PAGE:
The MKT Railroad was created in 1865. Workers worked for up to 16 hours per day pounding spikes to hold the tracks and were paid $1.50 a day plus food,. The rail’s path was oddly branching as opposed to centrally organized because it was paid for by any towns that wanted it to come to them. Running through the Midwest, it was valuable for people needing to get southwest and back east, with St. Louis being a major checkpoint in the journey. However in 1957 the rails switched to exclusive use for freight shipments. Eventually trucks became the favored transportation method and business suffered (Dufer).
By 1986 rail operation stopped from Sedalia to Machens, and though landowners wanted the land to be returned to them, it eventually became public (Dufer; Missouri State Parks). The National Trail Systems Act of 1968 decreed property owned by defunct rail services could be “banked” for any future transportation needs, and in the meantime could be used for recreational trails. The Missouri Department of Natural Resources quickly acquired the rights (Missouri State Parks). With the addition of a stretch of rails donated by the Union Pacific in 1991, the Katy Trail is now the nation’s longest complete rail-to-trail project (Dufer; Missouri State Parks). It was officially opened September 1996 (Dufer). Most of the railroad tracks have been removed, save for the basic framework; the trails themselves are compacted crushed limestone.
The trail attracts visitors from beyond the borders of Missouri. There are both hiking trails and bike trails of varying intensity. A relaxing morning can be spent visiting a small local portion, but those seeking more adventure can bike from one end to the other in two days, though the record is 14 hours, done by Sam Baugh. The terrain is generally flat and good for biking and cross country running, but nevertheless it does not lack in interesting landscapes. The Katy passes through rural farmland, forests, and wetlands.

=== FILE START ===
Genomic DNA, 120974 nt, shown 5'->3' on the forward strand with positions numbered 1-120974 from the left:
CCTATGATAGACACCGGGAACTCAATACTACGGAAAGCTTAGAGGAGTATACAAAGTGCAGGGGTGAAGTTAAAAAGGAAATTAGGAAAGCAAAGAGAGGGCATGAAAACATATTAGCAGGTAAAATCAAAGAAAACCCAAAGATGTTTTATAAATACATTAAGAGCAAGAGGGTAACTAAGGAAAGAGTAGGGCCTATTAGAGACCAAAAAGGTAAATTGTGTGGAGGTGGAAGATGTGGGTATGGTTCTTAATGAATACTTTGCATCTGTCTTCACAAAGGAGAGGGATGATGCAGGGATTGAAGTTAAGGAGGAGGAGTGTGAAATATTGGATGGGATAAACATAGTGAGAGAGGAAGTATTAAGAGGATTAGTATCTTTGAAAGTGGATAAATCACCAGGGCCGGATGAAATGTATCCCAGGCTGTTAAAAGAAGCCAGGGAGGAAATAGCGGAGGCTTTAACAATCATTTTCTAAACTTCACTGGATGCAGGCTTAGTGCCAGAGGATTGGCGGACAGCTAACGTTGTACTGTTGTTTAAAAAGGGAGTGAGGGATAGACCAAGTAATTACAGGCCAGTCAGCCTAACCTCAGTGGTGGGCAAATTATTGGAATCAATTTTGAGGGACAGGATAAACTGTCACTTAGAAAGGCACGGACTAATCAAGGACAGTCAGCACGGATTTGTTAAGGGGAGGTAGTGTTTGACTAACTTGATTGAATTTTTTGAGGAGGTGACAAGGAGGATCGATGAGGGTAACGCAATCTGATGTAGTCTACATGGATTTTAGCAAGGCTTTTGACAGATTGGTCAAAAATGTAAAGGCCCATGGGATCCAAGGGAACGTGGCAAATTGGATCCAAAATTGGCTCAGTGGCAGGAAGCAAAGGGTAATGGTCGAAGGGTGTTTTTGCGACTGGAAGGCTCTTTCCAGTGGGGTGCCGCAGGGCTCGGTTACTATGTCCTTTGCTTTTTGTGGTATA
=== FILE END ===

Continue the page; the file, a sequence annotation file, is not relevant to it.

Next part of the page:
Weldon Springs Conservation Area: the Preserved Landscape
Just south of St. Charles, the Katy Trail runs through the Weldon Springs Conservation Area, containing 8,398 acres of glades, wetlands, croplands, forests, and hundred-foot-tall bluffs (Conservation Commission of Missouri). Three hundred and eighty-five acres of this is the Weldon Springs Hollow Natural Area, which preserves Missouri’s original landscape before European settlement. Its old-growth woodlands are home to tree species like the bitternut hickory, sugar maples, sycamores, and a variety of oaks. The pawpaw, one of the United States’ largest indigenous fruits, also grows here (Leahy). One of the more notable habitats is an area of farmland covered with sand brought from floods in the mid 1990s. This area offers nesting and feeding grounds for birds and invertebrates (Conservation Commission of Missouri). Birds that can be found in the area include wood thrushes and American redstarts, scarlet tanagers and ovenbirds, red-eyed vireos and wild turkeys. The ringed salamander, which is endemic to the Ozarks, can be found here as well (Leahy).
The area has a surprising history. During World War II the US government built a munitions plant there; at first TNT and DNT were made there, then in the 1960s it was used to process uranium ore. Afterwards it was converted to an agricultural experiment station by the University of Missouri, before being purchased by Missouri Conservation Department in 1978. Areas affected by the munitions plant were extensively cleaned up and are now considered perfectly safe for wildlife and human recreational use. There are four hiking trails in the Weldon Springs Conservation area, two of which, the Lewis and the Clark trails, should not be confused with the singular Lewis and Clark Trail that spans numerous states. Other allowed activities include biking, fishing, and hunting (Conservation Commission of Missouri).